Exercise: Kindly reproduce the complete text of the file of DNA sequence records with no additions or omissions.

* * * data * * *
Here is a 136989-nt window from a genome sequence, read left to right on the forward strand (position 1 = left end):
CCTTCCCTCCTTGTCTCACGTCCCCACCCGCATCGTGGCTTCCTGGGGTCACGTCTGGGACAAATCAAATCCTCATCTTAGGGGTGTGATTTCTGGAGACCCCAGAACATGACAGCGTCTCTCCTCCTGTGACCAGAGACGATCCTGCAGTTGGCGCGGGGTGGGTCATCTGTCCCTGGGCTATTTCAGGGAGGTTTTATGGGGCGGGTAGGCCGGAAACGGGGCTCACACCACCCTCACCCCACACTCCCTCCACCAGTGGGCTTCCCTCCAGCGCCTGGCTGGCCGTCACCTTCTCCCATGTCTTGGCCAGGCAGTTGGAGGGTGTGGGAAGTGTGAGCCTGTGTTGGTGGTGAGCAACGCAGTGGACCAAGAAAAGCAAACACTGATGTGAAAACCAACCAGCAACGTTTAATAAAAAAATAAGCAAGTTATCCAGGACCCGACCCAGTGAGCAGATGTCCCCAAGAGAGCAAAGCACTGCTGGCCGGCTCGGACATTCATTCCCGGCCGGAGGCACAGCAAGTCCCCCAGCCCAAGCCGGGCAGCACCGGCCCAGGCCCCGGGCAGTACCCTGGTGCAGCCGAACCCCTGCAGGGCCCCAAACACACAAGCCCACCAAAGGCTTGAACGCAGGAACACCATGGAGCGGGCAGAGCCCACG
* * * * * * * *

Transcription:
Here is a 136989-nt window from a genome sequence, read left to right on the forward strand (position 1 = left end):
CCTTCCCTCCTTGTCTCACGTCCCCACCCGCATCGTGGCTTCCTGGGGTCACGTCTGGGACAAATCAAATCCTCATCTTAGGGGTGTGATTTCTGGAGACCCCAGAACATGACAGCGTCTCTCCTCCTGTGACCAGAGACGATCCTGCAGTTGGCGCGGGGTGGGTCATCTGTCCCTGGGCTATTTCAGGGAGGTTTTATGGGGCGGGTAGGCCGGAAACGGGGCTCACACCACCCTCACCCCACACTCCCTCCACCAGTGGGCTTCCCTCCAGCGCCTGGCTGGCCGTCACCTTCTCCCATGTCTTGGCCAGGCAGTTGGAGGGTGTGGGAAGTGTGAGCCTGTGTTGGTGGTGAGCAACGCAGTGGACCAAGAAAAGCAAACACTGATGTGAAAACCAACCAGCAACGTTTAATAAAAAAATAAGCAAGTTATCCAGGACCCGACCCAGTGAGCAGATGTCCCCAAGAGAGCAAAGCACTGCTGGCCGGCTCGGACATTCATTCCCGGCCGGAGGCACAGCAAGTCCCCCAGCCCAAGCCGGGCAGCACCGGCCCAGGCCCCGGGCAGTACCCTGGTGCAGCCGAACCCCTGCAGGGCCCCAAACACACAAGCCCACCAAAGGCTTGAACGCAGGAACACCATGGAGCGGGCAGAGCCCACG